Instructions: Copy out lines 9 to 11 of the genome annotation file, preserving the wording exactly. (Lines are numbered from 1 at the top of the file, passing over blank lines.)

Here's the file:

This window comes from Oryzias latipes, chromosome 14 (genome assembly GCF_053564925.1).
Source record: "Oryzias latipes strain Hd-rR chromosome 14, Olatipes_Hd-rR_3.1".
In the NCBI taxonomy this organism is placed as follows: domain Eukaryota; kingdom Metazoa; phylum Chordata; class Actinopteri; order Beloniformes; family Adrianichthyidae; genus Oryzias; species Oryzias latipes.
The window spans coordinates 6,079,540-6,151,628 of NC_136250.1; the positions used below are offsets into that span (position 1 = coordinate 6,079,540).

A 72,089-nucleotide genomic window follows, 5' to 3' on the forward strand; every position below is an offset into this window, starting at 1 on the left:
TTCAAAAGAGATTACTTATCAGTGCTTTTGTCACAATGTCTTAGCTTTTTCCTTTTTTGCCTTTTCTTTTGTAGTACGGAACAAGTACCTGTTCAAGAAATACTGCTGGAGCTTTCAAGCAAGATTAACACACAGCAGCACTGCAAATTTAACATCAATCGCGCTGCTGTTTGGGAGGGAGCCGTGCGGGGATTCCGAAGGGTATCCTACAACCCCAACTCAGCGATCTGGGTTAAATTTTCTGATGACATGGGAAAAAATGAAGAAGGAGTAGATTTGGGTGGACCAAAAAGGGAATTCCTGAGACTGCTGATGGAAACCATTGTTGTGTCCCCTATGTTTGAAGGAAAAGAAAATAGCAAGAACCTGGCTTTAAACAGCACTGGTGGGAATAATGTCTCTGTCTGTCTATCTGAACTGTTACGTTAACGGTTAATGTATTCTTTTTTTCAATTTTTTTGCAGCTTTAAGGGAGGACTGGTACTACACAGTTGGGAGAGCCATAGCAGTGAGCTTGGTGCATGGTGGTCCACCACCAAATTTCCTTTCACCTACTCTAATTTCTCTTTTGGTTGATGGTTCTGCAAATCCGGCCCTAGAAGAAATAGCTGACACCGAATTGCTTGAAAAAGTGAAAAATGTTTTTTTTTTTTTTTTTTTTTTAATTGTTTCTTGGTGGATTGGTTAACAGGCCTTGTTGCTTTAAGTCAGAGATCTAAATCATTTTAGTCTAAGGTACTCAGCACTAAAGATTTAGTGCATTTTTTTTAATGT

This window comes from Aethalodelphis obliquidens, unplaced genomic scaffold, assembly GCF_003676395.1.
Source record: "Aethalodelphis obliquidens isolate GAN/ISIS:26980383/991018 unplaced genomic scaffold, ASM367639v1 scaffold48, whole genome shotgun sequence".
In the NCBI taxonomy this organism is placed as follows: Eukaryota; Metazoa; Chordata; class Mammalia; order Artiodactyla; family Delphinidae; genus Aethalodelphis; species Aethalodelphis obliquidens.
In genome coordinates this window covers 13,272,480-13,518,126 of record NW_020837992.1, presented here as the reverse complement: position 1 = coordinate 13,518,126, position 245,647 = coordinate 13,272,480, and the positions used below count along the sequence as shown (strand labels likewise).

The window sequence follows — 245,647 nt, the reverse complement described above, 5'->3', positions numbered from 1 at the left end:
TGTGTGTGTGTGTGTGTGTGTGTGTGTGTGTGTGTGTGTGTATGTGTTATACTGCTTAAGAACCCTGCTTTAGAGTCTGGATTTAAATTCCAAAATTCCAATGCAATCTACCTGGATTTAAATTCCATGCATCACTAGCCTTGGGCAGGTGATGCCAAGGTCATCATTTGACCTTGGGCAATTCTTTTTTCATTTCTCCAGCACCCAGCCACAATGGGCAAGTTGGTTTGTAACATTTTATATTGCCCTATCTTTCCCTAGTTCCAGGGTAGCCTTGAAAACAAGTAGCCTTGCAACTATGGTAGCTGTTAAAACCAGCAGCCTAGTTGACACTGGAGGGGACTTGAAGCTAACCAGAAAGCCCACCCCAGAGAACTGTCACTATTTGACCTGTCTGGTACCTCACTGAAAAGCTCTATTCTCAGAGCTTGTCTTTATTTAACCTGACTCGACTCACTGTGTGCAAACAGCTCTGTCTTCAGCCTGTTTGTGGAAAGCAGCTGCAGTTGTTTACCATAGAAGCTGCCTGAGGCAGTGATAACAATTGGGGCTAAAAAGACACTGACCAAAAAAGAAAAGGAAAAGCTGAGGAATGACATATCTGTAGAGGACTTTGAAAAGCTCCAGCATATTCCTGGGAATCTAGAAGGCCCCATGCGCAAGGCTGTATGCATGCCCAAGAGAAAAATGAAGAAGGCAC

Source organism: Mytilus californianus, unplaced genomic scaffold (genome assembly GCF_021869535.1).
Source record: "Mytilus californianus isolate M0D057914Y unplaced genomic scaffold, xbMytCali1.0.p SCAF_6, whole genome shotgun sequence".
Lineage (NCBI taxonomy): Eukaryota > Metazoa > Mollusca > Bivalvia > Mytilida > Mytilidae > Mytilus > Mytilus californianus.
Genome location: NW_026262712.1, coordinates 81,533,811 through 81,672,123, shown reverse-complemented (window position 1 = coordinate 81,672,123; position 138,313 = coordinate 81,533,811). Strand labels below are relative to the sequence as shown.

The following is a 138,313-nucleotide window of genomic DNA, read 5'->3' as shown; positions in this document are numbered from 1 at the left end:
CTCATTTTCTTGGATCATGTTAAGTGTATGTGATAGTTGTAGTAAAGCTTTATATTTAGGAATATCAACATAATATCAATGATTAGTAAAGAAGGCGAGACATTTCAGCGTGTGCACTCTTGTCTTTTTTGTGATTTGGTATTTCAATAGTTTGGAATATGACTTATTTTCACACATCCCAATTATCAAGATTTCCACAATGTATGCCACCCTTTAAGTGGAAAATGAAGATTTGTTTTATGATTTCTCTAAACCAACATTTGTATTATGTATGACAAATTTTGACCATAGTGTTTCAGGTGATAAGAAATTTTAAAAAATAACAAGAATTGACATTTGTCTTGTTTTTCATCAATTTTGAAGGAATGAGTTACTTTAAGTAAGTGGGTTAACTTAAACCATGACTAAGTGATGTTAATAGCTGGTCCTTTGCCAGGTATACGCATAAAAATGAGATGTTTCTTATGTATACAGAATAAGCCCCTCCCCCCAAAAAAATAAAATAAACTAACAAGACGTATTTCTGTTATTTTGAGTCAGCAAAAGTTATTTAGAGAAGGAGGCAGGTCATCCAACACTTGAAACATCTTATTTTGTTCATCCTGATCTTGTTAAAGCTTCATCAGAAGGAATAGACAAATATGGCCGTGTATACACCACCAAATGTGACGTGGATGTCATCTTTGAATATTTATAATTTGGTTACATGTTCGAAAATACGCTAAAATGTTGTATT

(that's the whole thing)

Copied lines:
In the NCBI taxonomy this organism is placed as follows: Eukaryota; Metazoa; Chordata; class Mammalia; order Artiodactyla; family Delphinidae; genus Aethalodelphis; species Aethalodelphis obliquidens.
In genome coordinates this window covers 13,272,480-13,518,126 of record NW_020837992.1, presented here as the reverse complement: position 1 = coordinate 13,518,126, position 245,647 = coordinate 13,272,480, and the positions used below count along the sequence as shown (strand labels likewise).

The window sequence follows — 245,647 nt, the reverse complement described above, 5'->3', positions numbered from 1 at the left end: